Consistently awful person and pharma-bro Martin Shkreli continued his relentless campaign of awfulness last week by coming after freelance reporter Lauren Duca, who recently made a name for herself with this barn-burning op-ed about President-elect Trump for Teen Vogue. Shkreli, who's a big Trump supporter because of course he is, took on the role of pro-Trump troll by publicly inviting Duca as his plus-one to the inauguration, via Twitter, of course. Upon being rejected ("I would rather eat my own organs," replied Duca.), he then went full troll by stoking the rage-fire of other Trump fans, who came at Duca with their verbal abuse pitchforks held high. Shkreli took it further by Photoshopping his face onto Duca's husband's in a photo of the pair, and using it as his Twitter profile pic, and registering the domain "marrymelauren.com," as The Verge reports. Cue the onslaught of more creative Photoshopping by the Twitter hordes, a fake Lauren Duca Twitter account, and Duca finally reaching out to Twitter CEO Jack Dorsey.
"How is this allowed?" Duca asked Dorsey. And then further tweeted, "Why is harassment an automatic career hazard for a woman receiving any amount of professional attention?"
Thankfully, within a couple of hours of Duca @-messaging him, Dorsey had Shkreli's account suspended, possibly just temporarily.
I would rather eat my own organs pic.twitter.com/IgeCRZqk8w— Lauren Duca (@laurenduca) January 5, 2017
@MartinShkreli @laurenduca I've made you guys a present! :) pic.twitter.com/ZYddQvwu7s— William S. (@SailorsCapital) January 8, 2017
How is this allowed @jack pic.twitter.com/Wof8MlYHTL— Lauren Duca (@laurenduca) January 8, 2017
Why is harassment an automatic career hazard for a woman receiving any amount of professional attention? Question for @jack & also society! https://t.co/ULI570zV9n— Lauren Duca (@laurenduca) January 8, 2017
So, yeah, this isn't me.* @jack— Lauren Duca (@laurenduca) January 8, 2017
*Typically only refer to myself as a "cunt" after more than three glasses of wine. Just a note! pic.twitter.com/XpRUorF5dn
The Guardian subsequently picked up the story, as did multiple other news outlets, and Duca told the paper that Shkreli had actually been hounding her for "a while" on Twitter, and the inauguration invitation was only the latest salvo. Perhaps her first mistake was responding, but, she says, "It’s an ongoing thing. He’s been actively tweeting about dating me. I don’t know if he’s encouraging people to do this, but there’s been a small contingent of trolls telling me to sleep with him but not that politely."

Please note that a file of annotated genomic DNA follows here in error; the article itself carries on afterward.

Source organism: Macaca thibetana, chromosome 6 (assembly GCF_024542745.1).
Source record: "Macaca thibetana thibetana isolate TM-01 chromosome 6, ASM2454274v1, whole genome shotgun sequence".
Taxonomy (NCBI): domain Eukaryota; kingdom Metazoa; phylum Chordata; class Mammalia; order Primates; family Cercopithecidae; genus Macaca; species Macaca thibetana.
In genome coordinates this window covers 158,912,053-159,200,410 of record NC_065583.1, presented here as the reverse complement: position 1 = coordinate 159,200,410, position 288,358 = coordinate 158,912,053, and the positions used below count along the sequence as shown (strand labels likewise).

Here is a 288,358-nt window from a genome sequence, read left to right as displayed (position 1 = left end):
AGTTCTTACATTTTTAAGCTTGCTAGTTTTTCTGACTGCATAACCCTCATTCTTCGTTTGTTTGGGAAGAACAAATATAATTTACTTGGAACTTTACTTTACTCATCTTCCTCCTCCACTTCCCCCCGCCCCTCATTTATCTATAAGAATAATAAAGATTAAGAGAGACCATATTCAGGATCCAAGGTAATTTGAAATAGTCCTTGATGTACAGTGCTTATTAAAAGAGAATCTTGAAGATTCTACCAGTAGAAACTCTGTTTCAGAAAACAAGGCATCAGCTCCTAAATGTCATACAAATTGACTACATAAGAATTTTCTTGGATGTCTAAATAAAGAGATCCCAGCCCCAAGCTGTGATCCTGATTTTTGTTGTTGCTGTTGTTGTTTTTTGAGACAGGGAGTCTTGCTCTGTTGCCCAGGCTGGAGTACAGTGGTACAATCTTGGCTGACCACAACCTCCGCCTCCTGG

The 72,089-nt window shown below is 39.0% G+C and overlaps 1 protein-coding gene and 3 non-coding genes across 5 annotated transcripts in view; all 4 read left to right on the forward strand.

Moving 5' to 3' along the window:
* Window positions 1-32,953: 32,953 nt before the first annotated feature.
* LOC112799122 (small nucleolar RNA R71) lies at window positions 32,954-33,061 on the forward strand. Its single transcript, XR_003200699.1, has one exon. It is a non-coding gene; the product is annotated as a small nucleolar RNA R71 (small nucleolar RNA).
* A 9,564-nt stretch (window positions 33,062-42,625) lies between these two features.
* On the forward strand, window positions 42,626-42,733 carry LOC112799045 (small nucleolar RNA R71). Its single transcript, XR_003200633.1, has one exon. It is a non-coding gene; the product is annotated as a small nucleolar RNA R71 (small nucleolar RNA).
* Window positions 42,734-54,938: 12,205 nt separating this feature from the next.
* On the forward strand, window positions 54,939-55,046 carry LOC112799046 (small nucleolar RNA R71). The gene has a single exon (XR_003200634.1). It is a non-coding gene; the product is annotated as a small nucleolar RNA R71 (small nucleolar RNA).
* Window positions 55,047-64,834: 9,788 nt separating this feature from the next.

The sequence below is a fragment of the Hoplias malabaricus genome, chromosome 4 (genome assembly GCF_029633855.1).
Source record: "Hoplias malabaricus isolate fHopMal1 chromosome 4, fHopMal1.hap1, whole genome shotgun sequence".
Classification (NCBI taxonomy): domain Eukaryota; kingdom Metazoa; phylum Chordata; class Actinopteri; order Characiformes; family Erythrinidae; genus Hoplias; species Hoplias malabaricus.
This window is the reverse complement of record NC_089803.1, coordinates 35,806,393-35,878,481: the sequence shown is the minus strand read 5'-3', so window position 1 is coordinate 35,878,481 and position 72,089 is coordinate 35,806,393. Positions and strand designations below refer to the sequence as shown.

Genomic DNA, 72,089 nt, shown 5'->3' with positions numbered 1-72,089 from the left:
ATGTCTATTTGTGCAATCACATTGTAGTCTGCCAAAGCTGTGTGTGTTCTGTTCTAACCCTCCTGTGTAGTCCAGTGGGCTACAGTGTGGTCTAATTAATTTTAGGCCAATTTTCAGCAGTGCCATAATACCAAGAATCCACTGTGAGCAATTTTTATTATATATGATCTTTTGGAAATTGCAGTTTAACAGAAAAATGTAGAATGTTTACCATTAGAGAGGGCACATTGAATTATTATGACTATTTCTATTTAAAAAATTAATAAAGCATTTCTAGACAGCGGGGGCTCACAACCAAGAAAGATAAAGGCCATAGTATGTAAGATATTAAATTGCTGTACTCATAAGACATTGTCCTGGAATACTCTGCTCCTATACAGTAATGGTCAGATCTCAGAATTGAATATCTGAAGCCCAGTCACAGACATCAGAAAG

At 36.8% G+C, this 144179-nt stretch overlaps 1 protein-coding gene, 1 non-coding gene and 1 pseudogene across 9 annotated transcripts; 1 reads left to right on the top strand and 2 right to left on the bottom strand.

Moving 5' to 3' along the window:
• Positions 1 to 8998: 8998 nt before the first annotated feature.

The Guardian got a statement from a Twitter spokesperson who only said, "We prohibit targeted harassment, and we will take action on accounts violating those policies," but we all know that Twitter mostly only takes action in isolated cases that rise to the level of public-relations issues, i.e. those involving celebrities or prominent Twitterers. Because the task of taking action against all Twitter harassment looks to be an impossible one at this point, since the country that is Twitter is ruled by trolls now, many bowing down to the king troll himself, our President-elect.
It would be marvelous if Shkreli were kept separated from his 200,000-person Twitter following, but it remains to be seen how long his suspension may last.
2/ We need to move past this cultural idea that any woman with a successful career has to endure sexist abuse from strangers.— Brianna Wu (@Spacekatgal) January 8, 2017
Shkreli of course made a dubious name for himself in mid-2015 when as head of startup Turing Pharmaceuticals he hiked the price of a life-saving Malaria drug 5,000 percent from $13.50 to $750 per tablet. The drug was used in cases of HIV patients to combat parasitic infections, and he then went on to acquire a Bay Area company producing another drug, one used to treat the parasitic infection Chagas disease, and hike the price of that drug from $100 to an estimated $80,000 for a two-month course of treatment.
Delighting in his own infamy and whatever validation he was subsequently rewarded with on social media, Shkreli purchased a limited edition Wu-Tang album and subsequently got into a public beef last January with Ghostface Killah, because he could. This came shortly after an arrest for securities fraud, and just before he was called to testify before Congress at a hearing on prescription drug pricing, at which he hearing he simply invoked the Fifth Amendment, scowled at Congresspeople, and was called by one "the poster boy for greedy drug company executives."
He proceeded to tweet about how they were all a bunch of "imbeciles" as he exited the hearing chamber, to which Maryland Congressman Elijah E. Cummings pounded a fist on the dais.
It must be lonely being Shkreli, except on Twitter of course, where he has great company among the throng of insufferable jerks who got alternately beat up and ignored all through high school and college and have sought their revenge on the world ever since. The only thing is that most of his fellow trolls don't have $45 million Etrade accounts to keep them warm at night. Perhaps they believe that if they keep harassing women and minorities and cheering Trump, they will.